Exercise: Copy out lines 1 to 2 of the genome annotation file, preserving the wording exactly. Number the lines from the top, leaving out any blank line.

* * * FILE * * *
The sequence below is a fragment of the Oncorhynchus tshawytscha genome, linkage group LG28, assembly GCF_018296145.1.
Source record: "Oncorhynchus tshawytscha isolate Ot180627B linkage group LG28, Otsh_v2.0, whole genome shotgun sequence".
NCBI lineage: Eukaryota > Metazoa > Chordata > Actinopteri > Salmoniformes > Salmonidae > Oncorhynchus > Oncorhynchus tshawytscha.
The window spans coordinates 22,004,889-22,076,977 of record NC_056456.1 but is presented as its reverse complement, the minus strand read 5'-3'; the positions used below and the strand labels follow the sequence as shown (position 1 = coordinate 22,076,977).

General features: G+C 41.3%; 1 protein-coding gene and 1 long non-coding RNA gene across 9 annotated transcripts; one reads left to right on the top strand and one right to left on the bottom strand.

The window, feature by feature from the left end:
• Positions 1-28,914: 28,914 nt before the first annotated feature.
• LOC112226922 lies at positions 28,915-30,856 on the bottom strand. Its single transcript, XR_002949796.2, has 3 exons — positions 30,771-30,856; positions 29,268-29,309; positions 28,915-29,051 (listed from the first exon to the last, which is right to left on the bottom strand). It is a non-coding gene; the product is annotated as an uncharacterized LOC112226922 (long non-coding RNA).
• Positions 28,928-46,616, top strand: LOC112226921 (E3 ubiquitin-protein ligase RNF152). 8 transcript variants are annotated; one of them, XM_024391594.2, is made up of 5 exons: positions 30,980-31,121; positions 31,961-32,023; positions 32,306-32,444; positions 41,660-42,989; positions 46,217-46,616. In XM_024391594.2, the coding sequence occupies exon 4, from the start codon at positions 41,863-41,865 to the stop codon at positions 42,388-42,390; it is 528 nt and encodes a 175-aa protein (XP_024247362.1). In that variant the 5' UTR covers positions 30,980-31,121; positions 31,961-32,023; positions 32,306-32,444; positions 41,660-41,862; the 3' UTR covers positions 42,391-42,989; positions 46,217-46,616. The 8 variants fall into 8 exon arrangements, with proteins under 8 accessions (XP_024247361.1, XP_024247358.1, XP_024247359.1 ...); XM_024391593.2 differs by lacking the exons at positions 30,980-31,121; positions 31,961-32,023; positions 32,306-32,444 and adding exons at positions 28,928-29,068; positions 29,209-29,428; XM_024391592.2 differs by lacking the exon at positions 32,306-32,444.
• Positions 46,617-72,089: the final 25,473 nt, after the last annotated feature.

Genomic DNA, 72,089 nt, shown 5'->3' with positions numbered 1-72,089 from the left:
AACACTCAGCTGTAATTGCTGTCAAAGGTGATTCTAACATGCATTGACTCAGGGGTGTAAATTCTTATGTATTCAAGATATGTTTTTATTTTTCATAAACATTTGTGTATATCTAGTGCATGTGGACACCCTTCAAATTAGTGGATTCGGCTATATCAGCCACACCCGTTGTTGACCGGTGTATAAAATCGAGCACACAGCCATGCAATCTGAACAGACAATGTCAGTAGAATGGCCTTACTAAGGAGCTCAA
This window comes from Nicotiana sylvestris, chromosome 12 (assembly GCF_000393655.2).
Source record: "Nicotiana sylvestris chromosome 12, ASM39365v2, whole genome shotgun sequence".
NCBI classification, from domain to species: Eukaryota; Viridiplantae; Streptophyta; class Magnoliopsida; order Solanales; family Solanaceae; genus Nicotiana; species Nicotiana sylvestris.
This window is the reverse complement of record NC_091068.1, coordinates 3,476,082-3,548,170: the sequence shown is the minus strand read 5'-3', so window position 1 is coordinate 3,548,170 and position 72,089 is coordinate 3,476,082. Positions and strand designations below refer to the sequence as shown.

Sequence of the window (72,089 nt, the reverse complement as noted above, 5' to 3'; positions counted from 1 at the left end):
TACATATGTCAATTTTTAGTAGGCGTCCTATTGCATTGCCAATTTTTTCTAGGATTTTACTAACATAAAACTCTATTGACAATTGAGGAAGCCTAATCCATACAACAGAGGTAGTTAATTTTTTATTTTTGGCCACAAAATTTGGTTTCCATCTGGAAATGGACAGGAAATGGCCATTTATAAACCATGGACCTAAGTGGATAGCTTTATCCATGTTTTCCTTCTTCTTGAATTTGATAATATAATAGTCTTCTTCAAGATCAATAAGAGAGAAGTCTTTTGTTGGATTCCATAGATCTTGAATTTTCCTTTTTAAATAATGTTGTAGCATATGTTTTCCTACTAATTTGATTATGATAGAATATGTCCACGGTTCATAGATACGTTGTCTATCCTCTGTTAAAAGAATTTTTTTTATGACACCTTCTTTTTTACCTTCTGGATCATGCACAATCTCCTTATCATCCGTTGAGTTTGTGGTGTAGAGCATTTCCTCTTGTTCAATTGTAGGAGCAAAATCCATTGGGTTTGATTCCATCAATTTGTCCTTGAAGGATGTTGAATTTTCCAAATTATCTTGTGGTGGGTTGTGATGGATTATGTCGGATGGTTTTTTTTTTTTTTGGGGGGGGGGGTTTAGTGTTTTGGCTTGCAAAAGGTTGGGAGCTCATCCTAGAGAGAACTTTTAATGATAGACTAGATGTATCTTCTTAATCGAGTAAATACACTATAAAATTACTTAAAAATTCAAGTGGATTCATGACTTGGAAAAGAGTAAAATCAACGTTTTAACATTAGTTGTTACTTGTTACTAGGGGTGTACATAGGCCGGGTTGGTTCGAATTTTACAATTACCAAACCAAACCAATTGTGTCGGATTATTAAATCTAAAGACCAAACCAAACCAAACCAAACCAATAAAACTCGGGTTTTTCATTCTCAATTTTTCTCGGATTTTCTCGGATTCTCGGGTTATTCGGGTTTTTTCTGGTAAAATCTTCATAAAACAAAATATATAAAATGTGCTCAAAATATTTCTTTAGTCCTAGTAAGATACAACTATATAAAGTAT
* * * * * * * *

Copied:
The sequence below is a fragment of the Oncorhynchus tshawytscha genome, linkage group LG28, assembly GCF_018296145.1.
Source record: "Oncorhynchus tshawytscha isolate Ot180627B linkage group LG28, Otsh_v2.0, whole genome shotgun sequence".